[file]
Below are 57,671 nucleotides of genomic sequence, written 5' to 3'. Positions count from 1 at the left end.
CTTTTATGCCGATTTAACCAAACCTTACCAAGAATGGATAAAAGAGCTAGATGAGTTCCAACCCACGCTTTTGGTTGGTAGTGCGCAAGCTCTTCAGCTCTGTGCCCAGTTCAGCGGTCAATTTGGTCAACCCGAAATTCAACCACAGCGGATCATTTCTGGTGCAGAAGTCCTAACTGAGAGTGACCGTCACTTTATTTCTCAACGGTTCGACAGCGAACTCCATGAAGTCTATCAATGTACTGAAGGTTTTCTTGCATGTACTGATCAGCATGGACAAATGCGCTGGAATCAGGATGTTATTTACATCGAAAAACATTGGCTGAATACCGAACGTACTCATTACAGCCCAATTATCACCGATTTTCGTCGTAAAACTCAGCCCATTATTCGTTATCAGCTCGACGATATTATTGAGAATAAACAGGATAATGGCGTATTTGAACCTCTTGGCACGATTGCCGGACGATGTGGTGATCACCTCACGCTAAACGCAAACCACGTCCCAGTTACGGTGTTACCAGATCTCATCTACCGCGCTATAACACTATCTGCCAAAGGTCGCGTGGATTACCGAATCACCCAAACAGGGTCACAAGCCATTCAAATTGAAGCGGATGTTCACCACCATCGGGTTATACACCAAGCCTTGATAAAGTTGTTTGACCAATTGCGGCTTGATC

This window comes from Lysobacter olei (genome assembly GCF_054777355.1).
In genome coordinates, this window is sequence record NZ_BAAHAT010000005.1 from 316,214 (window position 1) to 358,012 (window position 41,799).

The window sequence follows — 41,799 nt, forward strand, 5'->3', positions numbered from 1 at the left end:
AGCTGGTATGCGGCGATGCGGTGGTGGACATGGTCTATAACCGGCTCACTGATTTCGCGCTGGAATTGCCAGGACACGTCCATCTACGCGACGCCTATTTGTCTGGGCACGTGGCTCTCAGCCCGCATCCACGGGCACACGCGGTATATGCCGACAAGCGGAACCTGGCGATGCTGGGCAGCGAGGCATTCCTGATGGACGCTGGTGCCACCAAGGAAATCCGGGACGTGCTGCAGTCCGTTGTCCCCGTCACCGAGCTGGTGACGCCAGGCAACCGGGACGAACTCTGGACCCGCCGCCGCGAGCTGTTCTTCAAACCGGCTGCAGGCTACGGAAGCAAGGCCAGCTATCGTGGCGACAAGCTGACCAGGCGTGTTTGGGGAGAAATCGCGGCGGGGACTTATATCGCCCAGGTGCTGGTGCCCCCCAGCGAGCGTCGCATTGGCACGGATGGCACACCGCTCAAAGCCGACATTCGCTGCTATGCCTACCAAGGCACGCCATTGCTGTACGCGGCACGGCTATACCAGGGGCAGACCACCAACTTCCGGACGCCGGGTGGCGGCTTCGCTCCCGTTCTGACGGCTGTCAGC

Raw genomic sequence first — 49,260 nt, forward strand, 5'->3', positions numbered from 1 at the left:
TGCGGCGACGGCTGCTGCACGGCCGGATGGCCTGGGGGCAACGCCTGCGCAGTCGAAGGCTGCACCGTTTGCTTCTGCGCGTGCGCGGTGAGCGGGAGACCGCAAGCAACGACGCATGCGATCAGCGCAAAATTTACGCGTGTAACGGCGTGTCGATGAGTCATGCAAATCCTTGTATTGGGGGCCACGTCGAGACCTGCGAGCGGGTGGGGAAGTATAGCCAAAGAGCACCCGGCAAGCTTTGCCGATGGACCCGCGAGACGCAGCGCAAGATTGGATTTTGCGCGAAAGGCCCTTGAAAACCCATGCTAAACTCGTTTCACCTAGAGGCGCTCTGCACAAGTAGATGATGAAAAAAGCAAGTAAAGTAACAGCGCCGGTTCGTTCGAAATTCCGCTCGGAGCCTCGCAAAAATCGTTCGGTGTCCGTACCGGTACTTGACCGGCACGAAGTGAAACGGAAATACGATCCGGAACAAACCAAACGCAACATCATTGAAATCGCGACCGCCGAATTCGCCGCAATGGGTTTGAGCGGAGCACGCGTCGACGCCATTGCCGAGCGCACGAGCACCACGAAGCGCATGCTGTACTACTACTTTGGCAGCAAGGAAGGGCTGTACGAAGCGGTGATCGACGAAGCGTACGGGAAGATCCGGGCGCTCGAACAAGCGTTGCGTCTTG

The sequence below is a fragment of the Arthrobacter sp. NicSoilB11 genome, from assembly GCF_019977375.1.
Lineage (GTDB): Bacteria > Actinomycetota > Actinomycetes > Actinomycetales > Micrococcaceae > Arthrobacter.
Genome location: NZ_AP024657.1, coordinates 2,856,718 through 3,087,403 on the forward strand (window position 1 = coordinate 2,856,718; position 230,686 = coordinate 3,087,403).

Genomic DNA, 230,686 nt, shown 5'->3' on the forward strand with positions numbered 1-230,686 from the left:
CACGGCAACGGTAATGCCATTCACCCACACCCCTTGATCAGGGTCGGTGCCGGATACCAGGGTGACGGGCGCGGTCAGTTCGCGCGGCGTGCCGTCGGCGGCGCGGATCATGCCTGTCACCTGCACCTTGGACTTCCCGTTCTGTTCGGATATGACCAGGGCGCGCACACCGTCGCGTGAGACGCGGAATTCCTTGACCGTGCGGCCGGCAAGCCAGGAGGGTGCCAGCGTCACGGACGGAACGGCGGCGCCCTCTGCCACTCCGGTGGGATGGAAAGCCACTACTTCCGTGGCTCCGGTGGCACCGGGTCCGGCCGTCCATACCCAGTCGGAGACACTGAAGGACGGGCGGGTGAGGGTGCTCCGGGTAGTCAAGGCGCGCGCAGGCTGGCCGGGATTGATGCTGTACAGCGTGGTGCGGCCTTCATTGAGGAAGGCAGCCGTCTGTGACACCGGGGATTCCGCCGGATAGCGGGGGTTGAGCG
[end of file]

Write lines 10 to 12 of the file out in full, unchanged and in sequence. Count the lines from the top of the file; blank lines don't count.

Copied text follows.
Lineage (GTDB): Bacteria > Actinomycetota > Actinomycetes > Actinomycetales > Micrococcaceae > Arthrobacter.
Genome location: NZ_AP024657.1, coordinates 2,856,718 through 3,087,403 on the forward strand (window position 1 = coordinate 2,856,718; position 230,686 = coordinate 3,087,403).

Genomic DNA, 230,686 nt, shown 5'->3' on the forward strand with positions numbered 1-230,686 from the left: